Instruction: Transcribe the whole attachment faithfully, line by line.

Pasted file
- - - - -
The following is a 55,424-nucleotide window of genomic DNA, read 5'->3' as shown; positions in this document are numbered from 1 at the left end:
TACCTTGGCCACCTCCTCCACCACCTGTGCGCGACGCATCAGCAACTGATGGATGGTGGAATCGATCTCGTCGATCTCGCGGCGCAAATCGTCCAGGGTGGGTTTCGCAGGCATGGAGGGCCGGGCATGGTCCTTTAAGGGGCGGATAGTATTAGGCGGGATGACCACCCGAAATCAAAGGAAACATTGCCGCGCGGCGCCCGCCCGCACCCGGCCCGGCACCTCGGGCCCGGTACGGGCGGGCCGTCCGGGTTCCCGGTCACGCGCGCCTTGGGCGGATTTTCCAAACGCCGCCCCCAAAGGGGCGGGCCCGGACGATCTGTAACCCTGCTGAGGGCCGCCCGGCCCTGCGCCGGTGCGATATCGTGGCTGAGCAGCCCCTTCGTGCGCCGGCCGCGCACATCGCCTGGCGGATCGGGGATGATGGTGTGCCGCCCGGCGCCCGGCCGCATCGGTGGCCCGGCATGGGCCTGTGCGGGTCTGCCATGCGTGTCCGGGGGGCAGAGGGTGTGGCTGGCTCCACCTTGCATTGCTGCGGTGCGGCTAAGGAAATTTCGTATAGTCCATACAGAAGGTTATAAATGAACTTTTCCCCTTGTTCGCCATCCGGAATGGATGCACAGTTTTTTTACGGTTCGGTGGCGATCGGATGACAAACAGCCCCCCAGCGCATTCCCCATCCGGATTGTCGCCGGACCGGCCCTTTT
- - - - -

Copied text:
The following is a 55,424-nucleotide window of genomic DNA, read 5'->3' as shown; positions in this document are numbered from 1 at the left end:
TACCTTGGCCACCTCCTCCACCACCTGTGCGCGACGCATCAGCAACTGATGGATGGTGGAATCGATCTCGTCGATCTCGCGGCGCAAATCGTCCAGGGTGGGTTTCGCAGGCATGGAGGGCCGGGCATGGTCCTTTAAGGGGCGGATAGTATTAGGCGGGATGACCACCCGAAATCAAAGGAAACATTGCCGCGCGGCGCCCGCCCGCACCCGGCCCGGCACCTCGGGCCCGGTACGGGCGGGCCGTCCGGGTTCCCGGTCACGCGCGCCTTGGGCGGATTTTCCAAACGCCGCCCCCAAAGGGGCGGGCCCGGACGATCTGTAACCCTGCTGAGGGCCGCCCGGCCCTGCGCCGGTGCGATATCGTGGCTGAGCAGCCCCTTCGTGCGCCGGCCGCGCACATCGCCTGGCGGATCGGGGATGATGGTGTGCCGCCCGGCGCCCGGCCGCATCGGTGGCCCGGCATGGGCCTGTGCGGGTCTGCCATGCGTGTCCGGGGGGCAGAGGGTGTGGCTGGCTCCACCTTGCATTGCTGCGGTGCGGCTAAGGAAATTTCGTATAGTCCATACAGAAGGTTATAAATGAACTTTTCCCCTTGTTCGCCATCCGGAATGGATGCACAGTTTTTTTACGGTTCGGTGGCGATCGGATGACAAACAGCCCCCCAGCGCATTCCCCATCCGGATTGTCGCCGGACCGGCCCTTTT